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Yang-Yang Dispatch

The Many Loved and Hated Faces of Mao
July 29, 2000

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Look around! He's everywhere!
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Everywhere you go in China, there are images of Chairman Mao all over the place. He is on posters and t-shirts, smiling at passing tourists who are looking to buy that perfect Chinese souvenir. Carrying around Mao's image has become a hip fashion statement, for both locals and tourists alike. Mao is, after all, founder of the People's Republic of China (PRC) who had led the Red Army to liberate the Chinese people from the Kuomintang in 1949. He is to China in the same way that Stalin is to Communism in the Soviet Union and Hitler is to the Nazi Party in Germany. But the difference is that while the international community now recognizes the horrors Stalin and Hitler caused to their people and to the world, Mao's image has somehow emerged untarnished, remaining in a position of reverence to so many Chinese people.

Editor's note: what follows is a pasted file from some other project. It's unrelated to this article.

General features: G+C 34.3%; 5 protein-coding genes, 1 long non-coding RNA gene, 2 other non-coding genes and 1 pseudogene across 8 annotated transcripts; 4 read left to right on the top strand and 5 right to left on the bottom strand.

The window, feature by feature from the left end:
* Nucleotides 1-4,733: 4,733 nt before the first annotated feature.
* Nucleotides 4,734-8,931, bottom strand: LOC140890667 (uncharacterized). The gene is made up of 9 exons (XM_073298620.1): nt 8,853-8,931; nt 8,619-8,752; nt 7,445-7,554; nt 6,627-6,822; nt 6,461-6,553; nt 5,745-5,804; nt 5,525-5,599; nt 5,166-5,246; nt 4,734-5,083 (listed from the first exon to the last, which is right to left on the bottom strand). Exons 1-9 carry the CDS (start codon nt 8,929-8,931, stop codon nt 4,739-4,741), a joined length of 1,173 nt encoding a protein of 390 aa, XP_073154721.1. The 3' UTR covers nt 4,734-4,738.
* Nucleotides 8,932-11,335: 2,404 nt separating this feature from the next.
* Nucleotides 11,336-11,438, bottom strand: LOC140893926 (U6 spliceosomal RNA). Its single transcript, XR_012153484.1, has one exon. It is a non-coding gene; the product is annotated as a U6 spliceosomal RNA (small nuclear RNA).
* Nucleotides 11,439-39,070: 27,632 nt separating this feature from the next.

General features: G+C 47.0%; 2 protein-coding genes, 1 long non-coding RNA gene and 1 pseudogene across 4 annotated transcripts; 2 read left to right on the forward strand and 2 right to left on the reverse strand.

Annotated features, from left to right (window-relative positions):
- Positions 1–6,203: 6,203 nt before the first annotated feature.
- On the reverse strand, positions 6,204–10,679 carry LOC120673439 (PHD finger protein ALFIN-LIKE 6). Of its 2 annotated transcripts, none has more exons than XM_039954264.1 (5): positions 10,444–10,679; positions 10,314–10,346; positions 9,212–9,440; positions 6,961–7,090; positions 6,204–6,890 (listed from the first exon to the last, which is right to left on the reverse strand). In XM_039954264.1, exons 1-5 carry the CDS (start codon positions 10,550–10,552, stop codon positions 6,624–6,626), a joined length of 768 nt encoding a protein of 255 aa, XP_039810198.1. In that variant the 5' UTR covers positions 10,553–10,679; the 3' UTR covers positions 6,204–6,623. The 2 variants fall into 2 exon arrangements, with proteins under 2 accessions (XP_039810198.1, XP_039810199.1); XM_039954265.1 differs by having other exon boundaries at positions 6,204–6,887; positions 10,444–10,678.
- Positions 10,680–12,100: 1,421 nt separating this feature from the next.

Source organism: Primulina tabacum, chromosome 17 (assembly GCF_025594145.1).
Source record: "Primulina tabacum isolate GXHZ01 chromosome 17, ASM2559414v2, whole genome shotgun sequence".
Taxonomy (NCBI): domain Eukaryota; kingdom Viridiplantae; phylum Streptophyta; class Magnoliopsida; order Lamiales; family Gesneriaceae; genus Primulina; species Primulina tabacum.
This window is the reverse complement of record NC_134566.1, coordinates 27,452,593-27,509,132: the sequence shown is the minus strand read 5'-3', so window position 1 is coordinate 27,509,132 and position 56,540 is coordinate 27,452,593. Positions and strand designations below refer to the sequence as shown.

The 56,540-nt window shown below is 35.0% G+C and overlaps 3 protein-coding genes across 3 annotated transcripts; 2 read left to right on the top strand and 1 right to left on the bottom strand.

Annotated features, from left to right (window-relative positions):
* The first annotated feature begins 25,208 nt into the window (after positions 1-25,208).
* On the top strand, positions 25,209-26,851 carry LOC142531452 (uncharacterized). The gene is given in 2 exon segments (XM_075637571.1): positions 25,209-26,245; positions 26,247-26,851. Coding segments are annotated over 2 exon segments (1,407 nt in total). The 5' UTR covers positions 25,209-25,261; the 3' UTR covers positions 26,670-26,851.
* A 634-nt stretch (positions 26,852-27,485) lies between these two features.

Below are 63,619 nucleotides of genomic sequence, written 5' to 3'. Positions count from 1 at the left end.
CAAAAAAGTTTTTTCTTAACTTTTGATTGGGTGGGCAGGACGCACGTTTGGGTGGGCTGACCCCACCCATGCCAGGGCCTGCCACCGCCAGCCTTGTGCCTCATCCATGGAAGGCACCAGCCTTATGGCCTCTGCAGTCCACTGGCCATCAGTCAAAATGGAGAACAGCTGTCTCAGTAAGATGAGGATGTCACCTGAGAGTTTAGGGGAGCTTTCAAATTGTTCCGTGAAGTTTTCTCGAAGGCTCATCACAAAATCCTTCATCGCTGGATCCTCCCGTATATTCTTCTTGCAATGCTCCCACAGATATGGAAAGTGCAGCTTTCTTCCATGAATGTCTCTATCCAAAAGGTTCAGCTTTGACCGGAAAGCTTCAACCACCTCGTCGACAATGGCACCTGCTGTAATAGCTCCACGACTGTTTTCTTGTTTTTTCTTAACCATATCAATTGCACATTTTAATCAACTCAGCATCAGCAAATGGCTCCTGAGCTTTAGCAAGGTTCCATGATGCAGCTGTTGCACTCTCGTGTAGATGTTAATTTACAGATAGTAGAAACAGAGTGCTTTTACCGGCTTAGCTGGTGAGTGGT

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Yuck! You can see his dead body if you get inside!
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Just to give you an idea of what I'm talking about, let me describe to you the interest and respect that continues to be paid to the Chairman's dead body. When we went to visit his grave in Beijing, it was amazing to see the long, constantly moving line of people, winding all around the massive Tiananmen Square, who waited for over an hour just to get a few seconds' glimpse of the Chairman's body. In line were Chinese and foreigners alike, from all over the country and all over the world.

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I remember when I came back to China on vacation a few summers ago and started my own collection of Communist pins, hats, and bags. I just thought they were really cool and somehow connected me with my Chinese past yet allowed me to make a fashion statement at the same time. To me, Mao and the days of the masses blindly following Communism were long over.

Surely for the elderly, at least, there must be more to that powerful image. They lived through those moments in history and remember never getting enough to eat.

What about today? Has all that painful and tormented history just faded into the past, with Mao now emerging as a pop star like Britney Spears?

Yang-Yang

p.s. - Please e-mail me at ...
yang-yangchen@bigfoot.com

 

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